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Thoughts

The countless forms of counselling

By Chris Lodge

It's not all just talk

 

In my many years on this planet, I have been to counselling on three separate occasions; when I left The RAF, when I got divorced and when my brother-in-law died.

 

Why I am writing this is not to tell you the details of my problems, that’s my business, but rather the different types of counselling that I encountered and what I felt was a good fit for me.

 

There are so many to choose from, how do you find the right one?

 

My first experience was group counselling. We met up twice a week for group chats at the Basildon University Hospital.

 

This wasn’t for me. There was about ten of us, in a small room with two counsellors, talking about whatever we felt like. We were meant to help each other, with the guidance of the counsellors.

 

What we did a lot of the time, I felt, was sit there in awkward silence, looking at each other. When we did speak, it seemed to me that the counsellors always got the wrong end of the stick and gave advise that I thought was stupid.

 

This was not everyone’s view, however. One guy stated that he just lived to go to these sessions to get him through the rest of the week.

 

My next encounter was what I would call ‘traditional’ counselling. These were one-to-one sessions, where I would sit and talk to a counsellor and he would make comments, but mostly listen.

 

Again, not for me. Talking to somebody about my problems has never been an issue for me. Spending money talking to somebody that gave me no, or I felt, unhelpful advice, didn’t work.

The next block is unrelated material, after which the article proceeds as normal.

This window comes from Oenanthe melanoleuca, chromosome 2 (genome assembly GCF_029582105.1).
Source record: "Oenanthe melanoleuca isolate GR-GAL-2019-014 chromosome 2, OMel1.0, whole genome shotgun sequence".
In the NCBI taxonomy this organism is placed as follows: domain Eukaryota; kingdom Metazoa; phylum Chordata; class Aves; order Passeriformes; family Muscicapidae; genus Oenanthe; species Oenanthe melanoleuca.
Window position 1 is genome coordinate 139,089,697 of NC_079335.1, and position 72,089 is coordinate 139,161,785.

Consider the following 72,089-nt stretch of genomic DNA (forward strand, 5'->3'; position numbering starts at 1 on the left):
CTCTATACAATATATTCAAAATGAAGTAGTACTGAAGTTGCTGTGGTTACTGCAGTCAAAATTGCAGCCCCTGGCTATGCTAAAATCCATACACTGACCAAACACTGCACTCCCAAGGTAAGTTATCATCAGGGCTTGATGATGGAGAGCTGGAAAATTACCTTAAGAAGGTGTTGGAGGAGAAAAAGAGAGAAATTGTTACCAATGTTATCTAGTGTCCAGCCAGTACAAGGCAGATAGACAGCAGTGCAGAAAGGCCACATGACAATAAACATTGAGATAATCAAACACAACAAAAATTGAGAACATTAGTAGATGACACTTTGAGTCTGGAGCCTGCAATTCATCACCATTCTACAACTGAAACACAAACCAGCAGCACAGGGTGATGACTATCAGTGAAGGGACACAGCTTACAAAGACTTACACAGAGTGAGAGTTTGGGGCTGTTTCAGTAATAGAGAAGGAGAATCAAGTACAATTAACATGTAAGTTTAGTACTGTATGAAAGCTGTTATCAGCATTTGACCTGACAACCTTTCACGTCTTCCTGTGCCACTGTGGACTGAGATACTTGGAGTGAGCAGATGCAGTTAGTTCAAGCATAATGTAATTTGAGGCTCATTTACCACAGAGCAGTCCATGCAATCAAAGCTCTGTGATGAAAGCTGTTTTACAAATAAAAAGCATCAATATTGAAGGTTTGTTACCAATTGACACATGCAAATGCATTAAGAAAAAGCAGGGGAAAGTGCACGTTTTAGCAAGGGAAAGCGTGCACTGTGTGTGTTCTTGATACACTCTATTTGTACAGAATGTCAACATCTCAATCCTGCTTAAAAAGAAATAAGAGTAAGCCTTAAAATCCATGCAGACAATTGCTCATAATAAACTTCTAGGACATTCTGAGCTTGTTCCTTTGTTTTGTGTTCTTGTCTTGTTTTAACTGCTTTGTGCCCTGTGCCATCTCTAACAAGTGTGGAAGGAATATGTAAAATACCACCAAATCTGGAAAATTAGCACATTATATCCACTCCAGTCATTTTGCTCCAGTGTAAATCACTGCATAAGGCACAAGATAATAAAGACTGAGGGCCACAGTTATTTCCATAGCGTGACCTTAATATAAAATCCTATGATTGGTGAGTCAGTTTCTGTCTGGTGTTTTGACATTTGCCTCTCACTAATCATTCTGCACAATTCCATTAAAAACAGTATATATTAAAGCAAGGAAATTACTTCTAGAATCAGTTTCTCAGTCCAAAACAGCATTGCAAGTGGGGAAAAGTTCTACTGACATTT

I started to realise I needed somebody that was interactive. Someone who would stick their necks out and give me some constructive advice.

 

So the third time I needed help, I went to a psychiatrist who specialised in a technique called EMDR.

 

EMDR, or Eye Movement Desensitisation and Reprocessing, uses bilateral sensory input, such as side-to-side eye movement or alternate tapping on the hands, while thinking of personal distressing events. The psychiatrist guides you through the events and emotions, putting them finally to rest.

 

Although it sounds made up and very odd, it changed my life. This is what I needed. All those events that had haunted me all my life were gone. Well, not gone, but they became memories without an emotional response.

 

Looking back, I wish I had found this EMDR sooner. But I got there in the end and that is all that matters.

 

If you feel you need help, try and think about what it is you want from counselling. What do you want them to do for you? Do you need somebody to talk to? Do you want to try and sort things out for yourself with some guidance? Or do you need somebody that is more proactive?

 

Then start looking. I found out about EMDR from talking to a nurse, which I followed up with a website search and finally chats to counsellors.

 

If, after starting a counselling session, you then find that it’s not working for you, don’t be afraid to stop and find something else.

 

Never give up.